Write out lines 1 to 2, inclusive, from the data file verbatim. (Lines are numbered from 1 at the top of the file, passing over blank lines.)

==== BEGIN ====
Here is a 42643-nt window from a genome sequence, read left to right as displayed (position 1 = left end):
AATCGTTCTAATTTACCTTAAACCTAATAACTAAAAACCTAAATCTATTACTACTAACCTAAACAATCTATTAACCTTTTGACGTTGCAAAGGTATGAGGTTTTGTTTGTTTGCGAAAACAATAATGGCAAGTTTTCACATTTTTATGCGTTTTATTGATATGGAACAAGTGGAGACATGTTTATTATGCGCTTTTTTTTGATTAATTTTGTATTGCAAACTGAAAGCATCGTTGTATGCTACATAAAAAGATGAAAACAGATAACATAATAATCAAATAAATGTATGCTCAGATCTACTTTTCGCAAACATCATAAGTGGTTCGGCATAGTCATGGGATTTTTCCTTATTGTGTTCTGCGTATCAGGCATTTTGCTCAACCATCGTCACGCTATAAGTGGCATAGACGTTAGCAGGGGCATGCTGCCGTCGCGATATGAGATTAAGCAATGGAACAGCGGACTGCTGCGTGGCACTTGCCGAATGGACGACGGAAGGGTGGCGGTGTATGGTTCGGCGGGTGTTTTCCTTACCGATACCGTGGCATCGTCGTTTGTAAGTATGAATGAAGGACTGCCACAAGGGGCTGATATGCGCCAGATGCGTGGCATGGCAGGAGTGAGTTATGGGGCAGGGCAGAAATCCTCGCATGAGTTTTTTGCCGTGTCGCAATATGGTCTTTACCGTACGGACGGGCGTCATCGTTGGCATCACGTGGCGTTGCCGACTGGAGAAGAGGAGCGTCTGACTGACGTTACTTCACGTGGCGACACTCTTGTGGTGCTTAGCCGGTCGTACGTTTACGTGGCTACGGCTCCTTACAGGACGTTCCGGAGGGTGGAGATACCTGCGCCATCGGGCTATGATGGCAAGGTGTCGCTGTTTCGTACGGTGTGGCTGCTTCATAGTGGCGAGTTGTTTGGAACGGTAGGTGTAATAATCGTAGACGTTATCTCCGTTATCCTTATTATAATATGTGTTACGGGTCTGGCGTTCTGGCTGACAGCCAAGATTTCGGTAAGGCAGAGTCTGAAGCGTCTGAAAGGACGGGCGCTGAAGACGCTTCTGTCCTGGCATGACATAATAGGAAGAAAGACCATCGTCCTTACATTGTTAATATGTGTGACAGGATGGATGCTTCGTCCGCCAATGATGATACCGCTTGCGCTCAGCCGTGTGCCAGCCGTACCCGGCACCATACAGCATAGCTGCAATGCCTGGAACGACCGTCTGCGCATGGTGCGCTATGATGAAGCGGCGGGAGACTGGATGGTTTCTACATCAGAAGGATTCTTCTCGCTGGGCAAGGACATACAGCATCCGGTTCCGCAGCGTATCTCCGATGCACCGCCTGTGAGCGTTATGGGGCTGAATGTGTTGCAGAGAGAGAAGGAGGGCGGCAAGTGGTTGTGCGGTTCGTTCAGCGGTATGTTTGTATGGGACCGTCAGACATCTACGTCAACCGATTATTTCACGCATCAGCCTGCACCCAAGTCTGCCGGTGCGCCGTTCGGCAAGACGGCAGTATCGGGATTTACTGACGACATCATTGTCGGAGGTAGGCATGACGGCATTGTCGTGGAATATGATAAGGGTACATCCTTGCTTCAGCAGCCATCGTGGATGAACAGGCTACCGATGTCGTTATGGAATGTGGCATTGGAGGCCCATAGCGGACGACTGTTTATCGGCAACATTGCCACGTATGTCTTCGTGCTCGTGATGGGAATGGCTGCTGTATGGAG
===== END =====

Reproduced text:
Here is a 42643-nt window from a genome sequence, read left to right as displayed (position 1 = left end):
AATCGTTCTAATTTACCTTAAACCTAATAACTAAAAACCTAAATCTATTACTACTAACCTAAACAATCTATTAACCTTTTGACGTTGCAAAGGTATGAGGTTTTGTTTGTTTGCGAAAACAATAATGGCAAGTTTTCACATTTTTATGCGTTTTATTGATATGGAACAAGTGGAGACATGTTTATTATGCGCTTTTTTTTGATTAATTTTGTATTGCAAACTGAAAGCATCGTTGTATGCTACATAAAAAGATGAAAACAGATAACATAATAATCAAATAAATGTATGCTCAGATCTACTTTTCGCAAACATCATAAGTGGTTCGGCATAGTCATGGGATTTTTCCTTATTGTGTTCTGCGTATCAGGCATTTTGCTCAACCATCGTCACGCTATAAGTGGCATAGACGTTAGCAGGGGCATGCTGCCGTCGCGATATGAGATTAAGCAATGGAACAGCGGACTGCTGCGTGGCACTTGCCGAATGGACGACGGAAGGGTGGCGGTGTATGGTTCGGCGGGTGTTTTCCTTACCGATACCGTGGCATCGTCGTTTGTAAGTATGAATGAAGGACTGCCACAAGGGGCTGATATGCGCCAGATGCGTGGCATGGCAGGAGTGAGTTATGGGGCAGGGCAGAAATCCTCGCATGAGTTTTTTGCCGTGTCGCAATATGGTCTTTACCGTACGGACGGGCGTCATCGTTGGCATCACGTGGCGTTGCCGACTGGAGAAGAGGAGCGTCTGACTGACGTTACTTCACGTGGCGACACTCTTGTGGTGCTTAGCCGGTCGTACGTTTACGTGGCTACGGCTCCTTACAGGACGTTCCGGAGGGTGGAGATACCTGCGCCATCGGGCTATGATGGCAAGGTGTCGCTGTTTCGTACGGTGTGGCTGCTTCATAGTGGCGAGTTGTTTGGAACGGTAGGTGTAATAATCGTAGACGTTATCTCCGTTATCCTTATTATAATATGTGTTACGGGTCTGGCGTTCTGGCTGACAGCCAAGATTTCGGTAAGGCAGAGTCTGAAGCGTCTGAAAGGACGGGCGCTGAAGACGCTTCTGTCCTGGCATGACATAATAGGAAGAAAGACCATCGTCCTTACATTGTTAATATGTGTGACAGGATGGATGCTTCGTCCGCCAATGATGATACCGCTTGCGCTCAGCCGTGTGCCAGCCGTACCCGGCACCATACAGCATAGCTGCAATGCCTGGAACGACCGTCTGCGCATGGTGCGCTATGATGAAGCGGCGGGAGACTGGATGGTTTCTACATCAGAAGGATTCTTCTCGCTGGGCAAGGACATACAGCATCCGGTTCCGCAGCGTATCTCCGATGCACCGCCTGTGAGCGTTATGGGGCTGAATGTGTTGCAGAGAGAGAAGGAGGGCGGCAAGTGGTTGTGCGGTTCGTTCAGCGGTATGTTTGTATGGGACCGTCAGACATCTACGTCAACCGATTATTTCACGCATCAGCCTGCACCCAAGTCTGCCGGTGCGCCGTTCGGCAAGACGGCAGTATCGGGATTTACTGACGACATCATTGTCGGAGGTAGGCATGACGGCATTGTCGTGGAATATGATAAGGGTACATCCTTGCTTCAGCAGCCATCGTGGATGAACAGGCTACCGATGTCGTTATGGAATGTGGCATTGGAGGCCCATAGCGGACGACTGTTTATCGGCAACATTGCCACGTATGTCTTCGTGCTCGTGATGGGAATGGCTGCTGTATGGAG